Pascal Derrien en Lifestyle, Social Work, Business Chief Executive Officer • Talent Cloud Media Feb 18, 2019 · 2 min de lectura · 3,5K

Is Capitalism Out Of Control? The Answer Is...

Is Capitalism Out Of Control? The Answer Is...

Funny times around us at the moment. Nobody is too sure who is behind the wheel and for those who claim to be, its pretty unclear if they actually know what they are meant to do!!! I am probably stating the obvious here but does it not seem to you that the whole thing is spiralling out of control. 

The very basic definition of capitalism is an economic system based on private ownership of capital. It has very often been opposed to Communism, a form of socialism that abolishes private ownership, a political theory favoring collectivism in a classless society. Has any of those systems worked perfectly for us. Hell No!!!

Do we need more capitalism? No. Do we need more communism? No. Some greedy Americans in particular would have an anaphylactic shock at the simple evocation of the term, so lets not do that or shall we :-)? More seriously I think what we need is less dilution and more focus. We need companies to solve issues rather proposing only products. We need to shift the shelf mentality to a solution driven approach where the product is only a mean rather than the finality.

That's all very good and jolly my friend but how can we make an attempt to do that (please note the paternalistic tone :-))? Well, some avenues to explore may well be social enterprising. Why?  Because I strongly believe the Social enterprise model becomes a viable and tangible option both for the economy and the society when the product is morphing into a catalyst or a conduct to achieve a societal goal. That is if we accept to readily alter the current production models obviously. 

Social enterprises create positive value and disrupt the market where charities are ''just given/giving'' , the latter do create some positive impact alas it's very often only at transactional level. What I mean by that is for example they give food to the homeless but they don't necessarily help them to be self sufficient. Their programmatic approach to an issue is not the same either than a social enterprise. You could even argue that in some cases they in fact simply perpetuate the issue, you can't treat gangrene with plasters in my opinion.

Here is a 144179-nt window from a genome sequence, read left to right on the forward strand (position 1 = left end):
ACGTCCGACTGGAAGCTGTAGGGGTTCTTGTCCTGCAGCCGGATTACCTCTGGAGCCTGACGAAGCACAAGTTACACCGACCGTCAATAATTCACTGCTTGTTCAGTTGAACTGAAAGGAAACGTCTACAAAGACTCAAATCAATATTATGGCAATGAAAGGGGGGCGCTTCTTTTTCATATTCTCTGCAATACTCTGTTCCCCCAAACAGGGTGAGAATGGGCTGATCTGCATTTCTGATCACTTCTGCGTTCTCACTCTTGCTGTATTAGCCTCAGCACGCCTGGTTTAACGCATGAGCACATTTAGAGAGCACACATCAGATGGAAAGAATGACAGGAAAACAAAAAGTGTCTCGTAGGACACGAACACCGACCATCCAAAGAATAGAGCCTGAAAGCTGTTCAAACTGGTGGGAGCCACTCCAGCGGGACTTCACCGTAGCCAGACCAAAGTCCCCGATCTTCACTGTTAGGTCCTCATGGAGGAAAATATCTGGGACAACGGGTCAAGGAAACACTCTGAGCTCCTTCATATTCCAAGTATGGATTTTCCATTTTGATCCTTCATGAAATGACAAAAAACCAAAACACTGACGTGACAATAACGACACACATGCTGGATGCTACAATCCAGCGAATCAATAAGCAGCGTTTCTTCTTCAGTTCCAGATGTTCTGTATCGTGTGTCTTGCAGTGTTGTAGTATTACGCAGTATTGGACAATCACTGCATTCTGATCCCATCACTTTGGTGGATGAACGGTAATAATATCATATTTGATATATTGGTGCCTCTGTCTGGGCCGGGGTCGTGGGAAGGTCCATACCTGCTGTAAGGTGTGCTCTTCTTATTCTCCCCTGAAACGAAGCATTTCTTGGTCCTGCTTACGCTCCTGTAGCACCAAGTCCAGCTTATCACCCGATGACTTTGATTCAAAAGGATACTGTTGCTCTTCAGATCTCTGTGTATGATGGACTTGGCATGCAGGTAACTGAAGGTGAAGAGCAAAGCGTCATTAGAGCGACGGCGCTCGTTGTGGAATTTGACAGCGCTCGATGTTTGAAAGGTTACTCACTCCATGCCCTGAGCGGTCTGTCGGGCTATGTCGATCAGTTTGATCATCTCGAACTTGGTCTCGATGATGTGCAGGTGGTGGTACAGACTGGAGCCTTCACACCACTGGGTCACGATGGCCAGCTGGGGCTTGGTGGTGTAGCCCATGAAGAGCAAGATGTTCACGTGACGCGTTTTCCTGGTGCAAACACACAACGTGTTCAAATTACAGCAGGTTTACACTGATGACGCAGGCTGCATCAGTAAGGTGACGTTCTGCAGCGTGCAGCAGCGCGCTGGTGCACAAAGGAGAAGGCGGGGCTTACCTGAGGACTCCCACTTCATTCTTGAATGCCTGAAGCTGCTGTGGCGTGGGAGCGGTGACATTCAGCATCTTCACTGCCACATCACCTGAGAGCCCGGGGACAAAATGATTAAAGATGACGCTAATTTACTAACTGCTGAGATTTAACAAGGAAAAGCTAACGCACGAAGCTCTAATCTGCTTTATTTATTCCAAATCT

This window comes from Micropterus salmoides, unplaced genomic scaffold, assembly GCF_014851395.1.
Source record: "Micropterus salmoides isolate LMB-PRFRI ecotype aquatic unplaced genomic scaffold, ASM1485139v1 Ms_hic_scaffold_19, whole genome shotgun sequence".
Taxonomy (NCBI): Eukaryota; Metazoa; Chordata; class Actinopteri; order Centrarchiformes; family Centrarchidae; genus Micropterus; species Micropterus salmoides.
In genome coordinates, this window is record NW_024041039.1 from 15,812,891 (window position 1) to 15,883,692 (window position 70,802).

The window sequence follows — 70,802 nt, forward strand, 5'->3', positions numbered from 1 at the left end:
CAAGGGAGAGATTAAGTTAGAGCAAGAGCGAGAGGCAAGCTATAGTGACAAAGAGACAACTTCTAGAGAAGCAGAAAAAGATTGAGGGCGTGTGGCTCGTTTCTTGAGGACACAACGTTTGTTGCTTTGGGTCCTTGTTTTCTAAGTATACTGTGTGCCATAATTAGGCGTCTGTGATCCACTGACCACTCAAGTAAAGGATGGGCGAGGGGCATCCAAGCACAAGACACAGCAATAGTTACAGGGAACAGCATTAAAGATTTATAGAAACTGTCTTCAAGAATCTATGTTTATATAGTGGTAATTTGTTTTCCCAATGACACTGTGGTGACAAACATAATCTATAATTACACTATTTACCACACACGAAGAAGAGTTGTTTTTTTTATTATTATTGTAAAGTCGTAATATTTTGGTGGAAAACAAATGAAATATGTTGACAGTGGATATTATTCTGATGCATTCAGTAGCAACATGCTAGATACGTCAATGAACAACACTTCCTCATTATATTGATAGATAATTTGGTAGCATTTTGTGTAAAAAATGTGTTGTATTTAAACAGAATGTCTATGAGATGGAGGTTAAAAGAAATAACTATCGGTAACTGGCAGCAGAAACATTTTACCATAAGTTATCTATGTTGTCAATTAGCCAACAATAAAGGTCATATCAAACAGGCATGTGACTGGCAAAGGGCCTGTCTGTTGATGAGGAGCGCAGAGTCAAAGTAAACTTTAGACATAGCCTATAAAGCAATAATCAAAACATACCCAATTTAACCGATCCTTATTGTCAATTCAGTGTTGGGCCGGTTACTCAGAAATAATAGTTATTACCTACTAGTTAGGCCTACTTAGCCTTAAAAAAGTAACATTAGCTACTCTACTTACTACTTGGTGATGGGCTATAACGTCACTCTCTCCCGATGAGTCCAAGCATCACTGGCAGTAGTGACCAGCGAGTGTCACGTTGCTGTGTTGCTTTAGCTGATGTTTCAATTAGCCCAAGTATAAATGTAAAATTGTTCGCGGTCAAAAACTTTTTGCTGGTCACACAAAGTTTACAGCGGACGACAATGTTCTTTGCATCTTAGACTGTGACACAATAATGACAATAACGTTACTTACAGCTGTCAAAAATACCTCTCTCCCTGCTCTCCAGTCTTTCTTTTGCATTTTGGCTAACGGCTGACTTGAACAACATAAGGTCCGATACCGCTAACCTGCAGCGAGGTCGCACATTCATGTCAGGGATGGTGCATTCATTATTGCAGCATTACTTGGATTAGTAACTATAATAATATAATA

By nature social enterprises are small in sizes, very often community based which tend to prompt hard core capitalists to describe them as mickey mouse operations, they would even add that the model is not scalable. Not necessarily true but not untrue either, the social enterprise landscape is vibrant with pockets of brilliance and innovation but is also not homogenous and that's a fact. Most of the social enterprises cemeteries are littered with ill advised entrepreneurs and half baked ideas. Run management is very different to ''aspirational management'' and that's where many ''do good'' crusaders fail.

So how do you scale up? Well if its not strictly speaking for small social enterprises entities to fill that role, B-Corp could well be the answer. Slightly bigger in size and in reach, those companies hold a certification whereby they sign up to be a force for good. They still make profits for shareholders but the ethics and reinvestments are paramount to the model. Not yet a widespread movement but not anecdotical either. 

There were roughly 900 of them in 2014 spread across 130 countries. Companies such as Better World Books or Cascade Engineering are among their ranks alongside Ben & Jerry who is probably the most prominent of them in terms of branding. All have a commitment to post sales community. I like the idea: In opposition to mercantilism lets buy social.

I can already see the sarcasm army and other cynical squads branding numbers and figures battling against what they may consider being the ultimate and dumbest beatitude of a handful of idiotic dreamers. Hang there will you, I am not oblivious of the major forces at play and I am fully aware it's easy to deconstruct a 2mns read. One can wipe it out as a childish proposition. Maybe I am not eloquent enough for some but maybe I don't really care what they think either.